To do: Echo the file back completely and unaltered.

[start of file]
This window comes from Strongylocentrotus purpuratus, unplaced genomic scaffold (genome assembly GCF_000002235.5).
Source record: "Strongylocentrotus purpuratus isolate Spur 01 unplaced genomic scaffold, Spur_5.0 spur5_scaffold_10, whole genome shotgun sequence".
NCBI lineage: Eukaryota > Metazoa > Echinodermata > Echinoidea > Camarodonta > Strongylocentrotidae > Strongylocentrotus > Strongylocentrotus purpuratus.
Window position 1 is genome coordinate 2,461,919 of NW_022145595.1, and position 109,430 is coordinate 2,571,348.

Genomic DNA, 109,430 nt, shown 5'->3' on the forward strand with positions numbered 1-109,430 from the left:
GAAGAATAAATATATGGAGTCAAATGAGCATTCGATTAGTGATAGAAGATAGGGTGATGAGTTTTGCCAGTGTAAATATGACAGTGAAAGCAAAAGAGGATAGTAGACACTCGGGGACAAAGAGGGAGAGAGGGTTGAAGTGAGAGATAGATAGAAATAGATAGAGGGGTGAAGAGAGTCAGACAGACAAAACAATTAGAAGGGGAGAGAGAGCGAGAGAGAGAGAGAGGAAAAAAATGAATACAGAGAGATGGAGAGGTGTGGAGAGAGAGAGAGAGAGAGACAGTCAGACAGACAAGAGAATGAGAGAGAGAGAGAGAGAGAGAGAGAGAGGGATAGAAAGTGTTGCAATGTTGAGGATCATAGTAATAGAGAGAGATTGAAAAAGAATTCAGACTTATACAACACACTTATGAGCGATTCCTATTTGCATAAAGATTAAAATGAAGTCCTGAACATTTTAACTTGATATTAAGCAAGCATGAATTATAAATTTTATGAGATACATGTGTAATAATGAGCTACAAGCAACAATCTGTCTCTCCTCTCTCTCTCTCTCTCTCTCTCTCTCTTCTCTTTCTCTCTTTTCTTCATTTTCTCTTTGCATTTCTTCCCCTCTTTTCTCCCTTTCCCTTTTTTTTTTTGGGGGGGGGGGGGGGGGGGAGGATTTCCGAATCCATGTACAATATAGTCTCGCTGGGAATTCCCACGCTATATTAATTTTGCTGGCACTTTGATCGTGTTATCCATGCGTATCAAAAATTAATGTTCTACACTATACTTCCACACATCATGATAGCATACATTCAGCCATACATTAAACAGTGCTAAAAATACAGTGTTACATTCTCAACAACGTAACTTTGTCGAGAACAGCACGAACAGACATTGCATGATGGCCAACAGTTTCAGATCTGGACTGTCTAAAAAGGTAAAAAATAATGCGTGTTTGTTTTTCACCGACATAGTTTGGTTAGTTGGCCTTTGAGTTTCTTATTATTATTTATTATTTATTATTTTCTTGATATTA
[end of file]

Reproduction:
This window comes from Strongylocentrotus purpuratus, unplaced genomic scaffold (genome assembly GCF_000002235.5).
Source record: "Strongylocentrotus purpuratus isolate Spur 01 unplaced genomic scaffold, Spur_5.0 spur5_scaffold_10, whole genome shotgun sequence".
NCBI lineage: Eukaryota > Metazoa > Echinodermata > Echinoidea > Camarodonta > Strongylocentrotidae > Strongylocentrotus > Strongylocentrotus purpuratus.
Window position 1 is genome coordinate 2,461,919 of NW_022145595.1, and position 109,430 is coordinate 2,571,348.

Genomic DNA, 109,430 nt, shown 5'->3' on the forward strand with positions numbered 1-109,430 from the left:
GAAGAATAAATATATGGAGTCAAATGAGCATTCGATTAGTGATAGAAGATAGGGTGATGAGTTTTGCCAGTGTAAATATGACAGTGAAAGCAAAAGAGGATAGTAGACACTCGGGGACAAAGAGGGAGAGAGGGTTGAAGTGAGAGATAGATAGAAATAGATAGAGGGGTGAAGAGAGTCAGACAGACAAAACAATTAGAAGGGGAGAGAGAGCGAGAGAGAGAGAGAGGAAAAAAATGAATACAGAGAGATGGAGAGGTGTGGAGAGAGAGAGAGAGAGAGACAGTCAGACAGACAAGAGAATGAGAGAGAGAGAGAGAGAGAGAGAGAGAGGGATAGAAAGTGTTGCAATGTTGAGGATCATAGTAATAGAGAGAGATTGAAAAAGAATTCAGACTTATACAACACACTTATGAGCGATTCCTATTTGCATAAAGATTAAAATGAAGTCCTGAACATTTTAACTTGATATTAAGCAAGCATGAATTATAAATTTTATGAGATACATGTGTAATAATGAGCTACAAGCAACAATCTGTCTCTCCTCTCTCTCTCTCTCTCTCTCTCTCTCTTCTCTTTCTCTCTTTTCTTCATTTTCTCTTTGCATTTCTTCCCCTCTTTTCTCCCTTTCCCTTTTTTTTTTTGGGGGGGGGGGGGGGGGGGAGGATTTCCGAATCCATGTACAATATAGTCTCGCTGGGAATTCCCACGCTATATTAATTTTGCTGGCACTTTGATCGTGTTATCCATGCGTATCAAAAATTAATGTTCTACACTATACTTCCACACATCATGATAGCATACATTCAGCCATACATTAAACAGTGCTAAAAATACAGTGTTACATTCTCAACAACGTAACTTTGTCGAGAACAGCACGAACAGACATTGCATGATGGCCAACAGTTTCAGATCTGGACTGTCTAAAAAGGTAAAAAATAATGCGTGTTTGTTTTTCACCGACATAGTTTGGTTAGTTGGCCTTTGAGTTTCTTATTATTATTTATTATTTATTATTTTCTTGATATTA